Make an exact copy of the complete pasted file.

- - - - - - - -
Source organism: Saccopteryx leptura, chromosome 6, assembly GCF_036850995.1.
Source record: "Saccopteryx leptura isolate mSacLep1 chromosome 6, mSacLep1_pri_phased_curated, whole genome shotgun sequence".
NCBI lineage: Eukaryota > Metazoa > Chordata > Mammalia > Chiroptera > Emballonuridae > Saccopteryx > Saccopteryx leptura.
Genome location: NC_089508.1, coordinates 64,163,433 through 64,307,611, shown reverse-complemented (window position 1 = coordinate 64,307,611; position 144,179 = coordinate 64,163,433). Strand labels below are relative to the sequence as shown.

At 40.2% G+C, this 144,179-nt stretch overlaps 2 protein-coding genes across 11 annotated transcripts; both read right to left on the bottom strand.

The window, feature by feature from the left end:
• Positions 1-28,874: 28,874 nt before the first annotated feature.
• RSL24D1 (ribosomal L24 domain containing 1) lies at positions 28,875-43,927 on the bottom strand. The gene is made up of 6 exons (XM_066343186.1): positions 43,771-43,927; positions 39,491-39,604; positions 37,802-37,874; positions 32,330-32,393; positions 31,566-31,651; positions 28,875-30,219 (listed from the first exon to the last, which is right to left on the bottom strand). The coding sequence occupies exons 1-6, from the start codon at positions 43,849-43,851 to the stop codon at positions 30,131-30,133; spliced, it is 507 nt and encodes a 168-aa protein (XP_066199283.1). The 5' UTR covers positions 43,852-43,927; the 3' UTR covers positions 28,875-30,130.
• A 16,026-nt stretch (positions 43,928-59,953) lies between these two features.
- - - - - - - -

Source organism: Saccopteryx leptura, chromosome 6, assembly GCF_036850995.1.
Source record: "Saccopteryx leptura isolate mSacLep1 chromosome 6, mSacLep1_pri_phased_curated, whole genome shotgun sequence".
NCBI lineage: Eukaryota > Metazoa > Chordata > Mammalia > Chiroptera > Emballonuridae > Saccopteryx > Saccopteryx leptura.
Genome location: NC_089508.1, coordinates 64,163,433 through 64,307,611, shown reverse-complemented (window position 1 = coordinate 64,307,611; position 144,179 = coordinate 64,163,433). Strand labels below are relative to the sequence as shown.

At 40.2% G+C, this 144,179-nt stretch overlaps 2 protein-coding genes across 11 annotated transcripts; both read right to left on the bottom strand.

The window, feature by feature from the left end:
• Positions 1-28,874: 28,874 nt before the first annotated feature.
• RSL24D1 (ribosomal L24 domain containing 1) lies at positions 28,875-43,927 on the bottom strand. The gene is made up of 6 exons (XM_066343186.1): positions 43,771-43,927; positions 39,491-39,604; positions 37,802-37,874; positions 32,330-32,393; positions 31,566-31,651; positions 28,875-30,219 (listed from the first exon to the last, which is right to left on the bottom strand). The coding sequence occupies exons 1-6, from the start codon at positions 43,849-43,851 to the stop codon at positions 30,131-30,133; spliced, it is 507 nt and encodes a 168-aa protein (XP_066199283.1). The 5' UTR covers positions 43,852-43,927; the 3' UTR covers positions 28,875-30,130.
• A 16,026-nt stretch (positions 43,928-59,953) lies between these two features.